Geo-creativity, Impact on Your Production System…
Data sources within a utility organization, both GIS and non-GIS data sources, are built in many ways and grow along many paths. It’s not so unusual that very useful data describing assets you have or might want in your GIS is not in the GIS now, but is in some other electronic form in your organization. Here are some examples:
Gas/Water Service Line Cards
It’s not unusual that service line that connects a customer meter to a distribution main is not a single continuous pipe of a constant size, material and history. Rather, the service can be composed of multiple “segments” differs sizes, materials, protection and work history. Information about these segments may be stored in electronic form, but not related to the GIS service line. Or it may be that service lines are not present in the GIS at all.
Analysis System Attributes
ArcGIS/ArcFM users like to think of the GIS as the system of record for utility network assets and that other applications, like planning or system analysis, might be fed from GIS data. In practice it does not always work this way. A company may have an “analysis” system database that may have properties (size, material, type, manufacturer, etc.) not present in the GIS.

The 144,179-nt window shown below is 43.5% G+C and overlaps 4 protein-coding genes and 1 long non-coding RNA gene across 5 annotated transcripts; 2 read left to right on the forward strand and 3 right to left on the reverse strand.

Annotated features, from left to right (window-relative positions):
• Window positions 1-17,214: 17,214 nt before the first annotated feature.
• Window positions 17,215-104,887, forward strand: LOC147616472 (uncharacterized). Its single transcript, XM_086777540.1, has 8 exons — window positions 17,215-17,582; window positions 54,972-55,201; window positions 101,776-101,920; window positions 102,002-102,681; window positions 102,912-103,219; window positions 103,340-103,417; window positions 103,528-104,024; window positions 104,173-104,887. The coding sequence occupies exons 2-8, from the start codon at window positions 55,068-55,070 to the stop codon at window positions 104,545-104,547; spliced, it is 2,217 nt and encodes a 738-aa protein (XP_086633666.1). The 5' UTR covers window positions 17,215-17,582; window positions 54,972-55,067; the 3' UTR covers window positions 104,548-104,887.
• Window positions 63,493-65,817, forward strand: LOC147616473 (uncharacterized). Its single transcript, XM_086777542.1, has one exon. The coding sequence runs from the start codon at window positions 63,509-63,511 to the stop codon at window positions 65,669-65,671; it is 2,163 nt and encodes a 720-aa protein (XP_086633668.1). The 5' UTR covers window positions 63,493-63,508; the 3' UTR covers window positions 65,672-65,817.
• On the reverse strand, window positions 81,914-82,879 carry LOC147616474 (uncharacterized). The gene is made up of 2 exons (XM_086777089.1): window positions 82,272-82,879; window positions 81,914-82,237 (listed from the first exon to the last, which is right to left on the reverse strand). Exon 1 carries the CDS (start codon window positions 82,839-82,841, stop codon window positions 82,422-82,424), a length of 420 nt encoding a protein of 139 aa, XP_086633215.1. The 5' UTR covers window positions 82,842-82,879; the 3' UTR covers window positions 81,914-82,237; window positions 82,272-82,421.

A group responsible for transformer maintenance may have the most complete record of transformer equipment in the company – kept in a spreadsheet or MS-Access database. A group responsible for pole inspection may have extensive information about poles and joint use attachments. Your cathodic protection engineers may have a complete inventory of test points and coupon sites.
In each of these cases it may be possible to improve the content, quality and overall value of your GIS by incorporating information from other existing company sources.
It’s also likely the case that incorporating this data may not be simple. Frankly, if it were simple you probably would already have done it. BSL has experience with all of these cases and can help you navigate a path to improving the value of you GIS without compromising it by introducing data of questionable quality.